Review: The History Boys by Alan Bennett

Education and knowledge are always interesting points of discussion. Learning the right information just so that you will pass the exams at the end of the year, or knowing for the sake of knowing. It is sad that in the modern day schooling system that knowledge has become a necessity and not an enjoyment, even those who go on to read a subject at university normally only do so to further there career. Fast-track way to get a better job in theory…

This issue seemed to be at the heart of Alan Bennett’s The History Boys, with the two different teachers Irwin and Hector. Hector taught his boys things that they enjoyed and that they would remember in their last days, poetry recitals, French plays and gobbets of information that could potentially be useful in an exam, but wouldn’t necessarily enable them to make the cut and pass the Oxford entry exam. Whereas Irwin has been specifically hired by the school to help the boys study what they will need to get into the prestigious university, he is their private tutor.

History nowadays is not a matter of conviction. It’s a performance. It’s entertainment. And if it isn’t, make it so.

This was one of the problems that was central to the progression of the play, the clash of old and new in the schooling system. Hector is there to teach the boys ‘General Studies’ things that should help them in later life, but in the current climate the boys have no need to waste time memorizing Thomas Hardy’s Drummer Hodge they want to get into Oxford or Cambridge and so they should be studying for those exams.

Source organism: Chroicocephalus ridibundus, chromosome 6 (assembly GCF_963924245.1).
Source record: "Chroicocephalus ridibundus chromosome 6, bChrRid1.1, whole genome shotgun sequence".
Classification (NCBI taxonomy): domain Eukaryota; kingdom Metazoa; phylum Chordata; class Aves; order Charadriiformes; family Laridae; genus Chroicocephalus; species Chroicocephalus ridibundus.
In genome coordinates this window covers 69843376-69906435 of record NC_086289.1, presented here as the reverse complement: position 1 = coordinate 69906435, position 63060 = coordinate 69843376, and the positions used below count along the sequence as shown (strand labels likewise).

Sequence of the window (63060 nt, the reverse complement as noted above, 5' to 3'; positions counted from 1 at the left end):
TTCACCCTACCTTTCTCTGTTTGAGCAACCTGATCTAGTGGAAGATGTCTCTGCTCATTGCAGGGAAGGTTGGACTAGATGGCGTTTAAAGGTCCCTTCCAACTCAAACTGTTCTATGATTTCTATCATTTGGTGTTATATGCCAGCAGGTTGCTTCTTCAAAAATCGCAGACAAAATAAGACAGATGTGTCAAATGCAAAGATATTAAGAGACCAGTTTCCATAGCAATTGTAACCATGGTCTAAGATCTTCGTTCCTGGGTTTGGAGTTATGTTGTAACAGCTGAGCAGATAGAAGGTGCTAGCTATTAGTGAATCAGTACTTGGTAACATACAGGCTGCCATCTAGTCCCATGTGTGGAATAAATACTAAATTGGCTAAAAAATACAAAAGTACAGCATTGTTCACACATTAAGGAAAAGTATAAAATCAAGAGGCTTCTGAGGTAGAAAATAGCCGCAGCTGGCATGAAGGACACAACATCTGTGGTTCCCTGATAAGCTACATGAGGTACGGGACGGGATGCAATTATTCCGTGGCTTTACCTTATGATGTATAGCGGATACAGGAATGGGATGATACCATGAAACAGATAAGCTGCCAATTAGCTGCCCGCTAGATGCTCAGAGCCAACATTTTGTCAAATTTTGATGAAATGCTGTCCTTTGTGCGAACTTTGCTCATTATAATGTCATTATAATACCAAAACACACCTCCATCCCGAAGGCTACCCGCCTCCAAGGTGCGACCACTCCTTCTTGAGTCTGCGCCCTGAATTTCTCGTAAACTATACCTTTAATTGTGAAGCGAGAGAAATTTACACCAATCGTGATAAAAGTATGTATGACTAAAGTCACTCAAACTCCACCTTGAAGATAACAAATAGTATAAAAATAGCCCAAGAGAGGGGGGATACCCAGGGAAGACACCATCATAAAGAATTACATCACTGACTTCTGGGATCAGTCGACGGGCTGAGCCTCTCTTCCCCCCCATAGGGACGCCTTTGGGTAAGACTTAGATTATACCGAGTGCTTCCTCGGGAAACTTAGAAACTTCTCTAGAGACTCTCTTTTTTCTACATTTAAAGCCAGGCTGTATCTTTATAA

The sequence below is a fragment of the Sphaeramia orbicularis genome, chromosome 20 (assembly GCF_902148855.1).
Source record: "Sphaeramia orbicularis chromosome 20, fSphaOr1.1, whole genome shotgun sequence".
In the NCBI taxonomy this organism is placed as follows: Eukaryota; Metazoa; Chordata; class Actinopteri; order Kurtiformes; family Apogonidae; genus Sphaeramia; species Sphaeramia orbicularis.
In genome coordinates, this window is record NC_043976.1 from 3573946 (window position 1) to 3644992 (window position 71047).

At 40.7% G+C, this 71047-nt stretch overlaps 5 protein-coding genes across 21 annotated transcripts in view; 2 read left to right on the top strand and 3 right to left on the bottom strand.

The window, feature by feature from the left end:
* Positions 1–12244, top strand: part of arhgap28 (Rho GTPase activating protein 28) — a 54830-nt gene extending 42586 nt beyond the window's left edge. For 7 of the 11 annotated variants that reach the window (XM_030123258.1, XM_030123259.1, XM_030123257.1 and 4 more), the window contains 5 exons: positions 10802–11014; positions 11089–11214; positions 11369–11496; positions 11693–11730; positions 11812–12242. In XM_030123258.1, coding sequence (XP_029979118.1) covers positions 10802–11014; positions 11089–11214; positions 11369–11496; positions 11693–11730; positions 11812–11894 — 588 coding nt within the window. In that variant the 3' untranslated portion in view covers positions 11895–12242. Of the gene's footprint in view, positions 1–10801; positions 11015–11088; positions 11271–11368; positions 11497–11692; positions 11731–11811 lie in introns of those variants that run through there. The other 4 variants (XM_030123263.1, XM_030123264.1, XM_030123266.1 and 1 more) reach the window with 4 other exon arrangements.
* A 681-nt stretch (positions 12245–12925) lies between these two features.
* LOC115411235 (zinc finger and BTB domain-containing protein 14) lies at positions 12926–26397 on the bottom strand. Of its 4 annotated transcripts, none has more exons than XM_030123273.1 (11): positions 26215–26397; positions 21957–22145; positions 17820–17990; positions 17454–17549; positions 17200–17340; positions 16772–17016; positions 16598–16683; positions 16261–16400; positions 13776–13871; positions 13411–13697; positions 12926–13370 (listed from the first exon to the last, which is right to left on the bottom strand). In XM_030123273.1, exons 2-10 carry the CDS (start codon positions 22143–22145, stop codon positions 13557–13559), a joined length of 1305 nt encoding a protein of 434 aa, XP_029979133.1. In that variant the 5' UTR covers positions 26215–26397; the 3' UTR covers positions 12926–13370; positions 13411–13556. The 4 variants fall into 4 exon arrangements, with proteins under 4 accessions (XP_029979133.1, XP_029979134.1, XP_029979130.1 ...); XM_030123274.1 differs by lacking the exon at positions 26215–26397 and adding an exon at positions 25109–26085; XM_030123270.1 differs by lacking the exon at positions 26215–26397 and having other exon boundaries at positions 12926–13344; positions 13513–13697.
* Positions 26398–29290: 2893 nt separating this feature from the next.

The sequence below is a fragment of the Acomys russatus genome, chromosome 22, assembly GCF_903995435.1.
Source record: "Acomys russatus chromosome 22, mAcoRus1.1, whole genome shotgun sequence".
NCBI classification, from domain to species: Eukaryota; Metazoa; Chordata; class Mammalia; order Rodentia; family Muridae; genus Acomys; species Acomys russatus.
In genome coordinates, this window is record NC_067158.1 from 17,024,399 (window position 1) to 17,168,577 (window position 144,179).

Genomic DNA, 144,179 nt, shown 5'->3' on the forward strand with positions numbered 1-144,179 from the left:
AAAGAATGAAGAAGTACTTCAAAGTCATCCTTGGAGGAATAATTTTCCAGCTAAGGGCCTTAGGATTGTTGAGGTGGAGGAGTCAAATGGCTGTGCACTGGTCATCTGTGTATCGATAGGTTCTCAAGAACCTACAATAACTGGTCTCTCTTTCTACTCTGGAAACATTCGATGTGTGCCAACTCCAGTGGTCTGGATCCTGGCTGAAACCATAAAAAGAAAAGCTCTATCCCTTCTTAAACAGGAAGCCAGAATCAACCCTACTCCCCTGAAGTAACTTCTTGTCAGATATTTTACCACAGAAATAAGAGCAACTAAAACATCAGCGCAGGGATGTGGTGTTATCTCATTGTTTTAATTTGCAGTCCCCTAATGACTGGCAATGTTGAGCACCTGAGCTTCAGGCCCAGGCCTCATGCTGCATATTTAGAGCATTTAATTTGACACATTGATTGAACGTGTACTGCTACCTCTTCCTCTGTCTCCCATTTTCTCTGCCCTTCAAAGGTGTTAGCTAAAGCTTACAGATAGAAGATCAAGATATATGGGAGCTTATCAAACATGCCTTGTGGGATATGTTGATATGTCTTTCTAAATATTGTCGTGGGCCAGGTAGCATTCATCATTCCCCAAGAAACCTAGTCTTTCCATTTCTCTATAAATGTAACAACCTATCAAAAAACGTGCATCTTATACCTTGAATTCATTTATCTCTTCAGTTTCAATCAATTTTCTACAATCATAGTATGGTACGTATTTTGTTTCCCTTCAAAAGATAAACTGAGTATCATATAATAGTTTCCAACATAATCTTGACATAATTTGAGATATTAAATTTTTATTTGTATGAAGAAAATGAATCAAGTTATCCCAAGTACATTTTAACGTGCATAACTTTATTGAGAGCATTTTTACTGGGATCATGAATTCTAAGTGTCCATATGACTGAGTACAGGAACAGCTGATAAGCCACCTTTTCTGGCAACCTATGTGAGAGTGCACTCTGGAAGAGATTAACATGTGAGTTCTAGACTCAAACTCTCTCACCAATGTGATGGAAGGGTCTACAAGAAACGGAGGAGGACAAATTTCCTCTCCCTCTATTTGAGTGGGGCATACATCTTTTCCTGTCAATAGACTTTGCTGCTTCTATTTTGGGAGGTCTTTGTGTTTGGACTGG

The play also questioned the extent to which pupils should have a relationship with their teachers – and I mean that in every sense of the word. The sexuality of both the teachers and the students are not only questioned but pushed to the very limits, which I found very interesting to read. In my school experiences I never saw a student openly ask a teacher on a date and yet it didn’t seem too odd that it could happen at this school set in 1980’s Sheffield.

"History is just one fucking thing after another"

“History is just one fucking thing after another”

Although the narrative jumped around and was in no-sense of the word linear, the flash-forwards and flash-backs because of the intertextual references make the setting believable. The play is set in the past, it is also set in the present day, it also talks about the past even further back than the 1980’s. This is a school where students learn, regardless of what they learn, the primary intention is the pursuit of knowledge. For me, it was this that helped the play really connect with me as a reader. Everyone has been in a classroom and it is a place that is safe, ok you may have to sit a horrific exam in there at some point, but nonetheless it is still a place where you can develop as a person. The characters in the play felt like real people. Real people who just want to do the best and the most they can with their lives.

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